Did you know that water is the number one nutrient for your pet – even more important than protein? Water makes up 60 to 70% of an adult pet’s body weight. Although your pet gets some hydration from wet and even dry food, make sure there’s always plenty of fresh water in reach.
Two a Days
You should talk to your veterinarian about how often and what kinds of food to feed your pet, but the ASPCA suggests pets get two square meals a day. Offering portioned servings at specific times, rather than letting your pet graze freely can help prevent weight gain.
Holiday cookies are a tasty treat for us, but can harm your pet, especially if they have chocolate, raisins, or nuts in them. You should also avoid feeding your pet fatty or spicy foods, which can cause tummy upset. And never offer real bones, since they can splinter and hurt your pet.
If your pet does gobble something down they shouldn’t, the ASPCA Animal Poison Control Center can help at 1-888-426-4435. A $65 consultation fee may apply, 80% of which is covered by ASPCA Pet Health Insurance.
Learn more about pet nutrition, including special considerations for young and senior pets at our blog. The ASPCA also has lots of information about harmful foods and feeding tips in the Pet Care section of their website.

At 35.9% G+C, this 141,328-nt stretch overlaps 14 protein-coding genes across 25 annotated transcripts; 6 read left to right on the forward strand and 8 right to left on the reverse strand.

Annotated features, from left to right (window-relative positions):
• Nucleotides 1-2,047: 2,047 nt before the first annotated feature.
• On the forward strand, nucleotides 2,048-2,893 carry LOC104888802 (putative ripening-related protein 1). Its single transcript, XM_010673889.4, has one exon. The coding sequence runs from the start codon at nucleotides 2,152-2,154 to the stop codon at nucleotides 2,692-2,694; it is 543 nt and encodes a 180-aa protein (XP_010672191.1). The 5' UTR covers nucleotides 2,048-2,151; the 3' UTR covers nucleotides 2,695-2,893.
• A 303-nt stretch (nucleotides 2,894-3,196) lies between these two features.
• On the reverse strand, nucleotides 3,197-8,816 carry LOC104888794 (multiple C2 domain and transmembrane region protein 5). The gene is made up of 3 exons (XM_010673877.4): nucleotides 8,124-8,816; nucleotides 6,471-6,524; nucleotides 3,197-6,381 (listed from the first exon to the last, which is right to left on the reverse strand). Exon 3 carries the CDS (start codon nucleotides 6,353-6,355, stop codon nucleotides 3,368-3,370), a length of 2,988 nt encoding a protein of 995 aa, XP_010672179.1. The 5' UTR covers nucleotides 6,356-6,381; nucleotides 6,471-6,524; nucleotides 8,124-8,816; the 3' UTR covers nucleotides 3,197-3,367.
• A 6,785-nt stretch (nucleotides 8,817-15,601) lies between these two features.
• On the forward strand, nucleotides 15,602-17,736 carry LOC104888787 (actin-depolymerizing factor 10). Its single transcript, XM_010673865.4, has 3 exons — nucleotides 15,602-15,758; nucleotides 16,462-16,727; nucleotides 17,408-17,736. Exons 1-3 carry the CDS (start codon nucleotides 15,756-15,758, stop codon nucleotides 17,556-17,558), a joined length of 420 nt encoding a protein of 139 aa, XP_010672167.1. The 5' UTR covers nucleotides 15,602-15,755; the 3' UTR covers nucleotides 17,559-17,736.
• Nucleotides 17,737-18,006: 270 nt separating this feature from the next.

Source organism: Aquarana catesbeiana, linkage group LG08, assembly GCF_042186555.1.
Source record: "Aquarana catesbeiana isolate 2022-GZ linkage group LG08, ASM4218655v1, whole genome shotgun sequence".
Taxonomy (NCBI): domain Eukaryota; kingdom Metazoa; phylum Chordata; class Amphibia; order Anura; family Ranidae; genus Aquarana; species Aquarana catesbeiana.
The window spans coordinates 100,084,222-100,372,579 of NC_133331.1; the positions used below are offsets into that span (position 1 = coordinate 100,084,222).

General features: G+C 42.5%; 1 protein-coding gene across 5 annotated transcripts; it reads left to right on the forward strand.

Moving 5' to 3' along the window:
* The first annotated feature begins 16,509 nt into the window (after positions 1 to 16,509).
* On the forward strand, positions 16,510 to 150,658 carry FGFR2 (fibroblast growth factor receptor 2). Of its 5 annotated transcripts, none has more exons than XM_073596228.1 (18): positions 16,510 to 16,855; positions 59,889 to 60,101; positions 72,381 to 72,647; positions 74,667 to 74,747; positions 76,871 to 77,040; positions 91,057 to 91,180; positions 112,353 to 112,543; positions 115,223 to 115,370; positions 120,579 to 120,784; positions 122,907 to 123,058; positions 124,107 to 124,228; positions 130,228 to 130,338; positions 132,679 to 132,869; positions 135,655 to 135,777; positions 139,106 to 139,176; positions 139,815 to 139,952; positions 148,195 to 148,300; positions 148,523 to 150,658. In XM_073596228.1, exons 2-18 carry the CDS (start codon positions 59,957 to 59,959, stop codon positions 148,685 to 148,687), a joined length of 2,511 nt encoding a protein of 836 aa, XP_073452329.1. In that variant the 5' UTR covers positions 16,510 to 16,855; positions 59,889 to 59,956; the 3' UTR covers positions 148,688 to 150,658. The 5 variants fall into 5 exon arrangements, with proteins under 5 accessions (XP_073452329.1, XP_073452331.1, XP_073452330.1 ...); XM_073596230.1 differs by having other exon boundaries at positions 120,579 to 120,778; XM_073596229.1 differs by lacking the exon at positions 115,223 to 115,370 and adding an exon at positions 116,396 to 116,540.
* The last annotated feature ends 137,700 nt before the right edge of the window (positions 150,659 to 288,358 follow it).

Human medications rank No. 1 among pet toxins as the most common cause for calls to the ASPCA®’s Animal Poison Control Center (APCC) for the third consecutive year, according to a list published by the ASPCA.
The APCC received more than 167,000 calls in 2010 concerning pets exposed to potentially hazardous substances. About 25% of those calls were for pets who accidentally consumed human medications. The biggest culprits in this category include ibuprofen, aspirin, acetaminophen, antidepressants and ADHD medications. Often, mishaps like this occur when pets grab an interesting looking bottle off a counter or eat pills dropped on the floor.
Insecticides, rodenticides, people food that’s unsafe for pets and veterinary medications were also top causes for calls to the APCC last year. For the complete list of top pet toxins, visit the ASPCA website.
Remember, if your pet ingests something hazardous, the ASPCA’s Animal Poison Control Center can help at 1-888-426-4435. A $65 consultation fee may apply, 80% of which is covered by ASPCA Pet Health Insurance. If you have any questions about your coverage, you can view your plan at the Member Center or call 1-866-204-6764.
Later this month, we’ll share tips to keep your pets safe in honor of National Poison Prevention Week, March 20 to 26.